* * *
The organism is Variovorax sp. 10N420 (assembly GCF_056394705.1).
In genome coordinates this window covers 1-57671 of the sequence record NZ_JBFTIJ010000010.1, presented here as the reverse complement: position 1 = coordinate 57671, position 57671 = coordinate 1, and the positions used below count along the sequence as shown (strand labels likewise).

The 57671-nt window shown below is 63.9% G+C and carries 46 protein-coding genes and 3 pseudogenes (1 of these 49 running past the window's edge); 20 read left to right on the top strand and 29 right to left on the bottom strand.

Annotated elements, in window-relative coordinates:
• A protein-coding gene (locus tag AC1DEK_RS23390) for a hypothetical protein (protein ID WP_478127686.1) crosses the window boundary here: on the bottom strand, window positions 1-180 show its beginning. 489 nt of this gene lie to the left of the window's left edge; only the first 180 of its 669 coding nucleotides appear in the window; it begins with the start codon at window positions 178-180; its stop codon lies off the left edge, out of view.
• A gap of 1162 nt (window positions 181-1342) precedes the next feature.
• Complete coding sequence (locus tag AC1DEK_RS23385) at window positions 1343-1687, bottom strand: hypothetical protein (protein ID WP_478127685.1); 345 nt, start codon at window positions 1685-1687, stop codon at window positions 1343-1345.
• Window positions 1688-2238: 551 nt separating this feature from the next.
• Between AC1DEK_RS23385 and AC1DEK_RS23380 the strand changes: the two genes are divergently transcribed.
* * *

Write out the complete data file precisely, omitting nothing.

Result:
The organism is Variovorax sp. 10N420 (assembly GCF_056394705.1).
In genome coordinates this window covers 1-57671 of the sequence record NZ_JBFTIJ010000010.1, presented here as the reverse complement: position 1 = coordinate 57671, position 57671 = coordinate 1, and the positions used below count along the sequence as shown (strand labels likewise).

The 57671-nt window shown below is 63.9% G+C and carries 46 protein-coding genes and 3 pseudogenes (1 of these 49 running past the window's edge); 20 read left to right on the top strand and 29 right to left on the bottom strand.

Annotated elements, in window-relative coordinates:
• A protein-coding gene (locus tag AC1DEK_RS23390) for a hypothetical protein (protein ID WP_478127686.1) crosses the window boundary here: on the bottom strand, window positions 1-180 show its beginning. 489 nt of this gene lie to the left of the window's left edge; only the first 180 of its 669 coding nucleotides appear in the window; it begins with the start codon at window positions 178-180; its stop codon lies off the left edge, out of view.
• A gap of 1162 nt (window positions 181-1342) precedes the next feature.
• Complete coding sequence (locus tag AC1DEK_RS23385) at window positions 1343-1687, bottom strand: hypothetical protein (protein ID WP_478127685.1); 345 nt, start codon at window positions 1685-1687, stop codon at window positions 1343-1345.
• Window positions 1688-2238: 551 nt separating this feature from the next.
• Between AC1DEK_RS23385 and AC1DEK_RS23380 the strand changes: the two genes are divergently transcribed.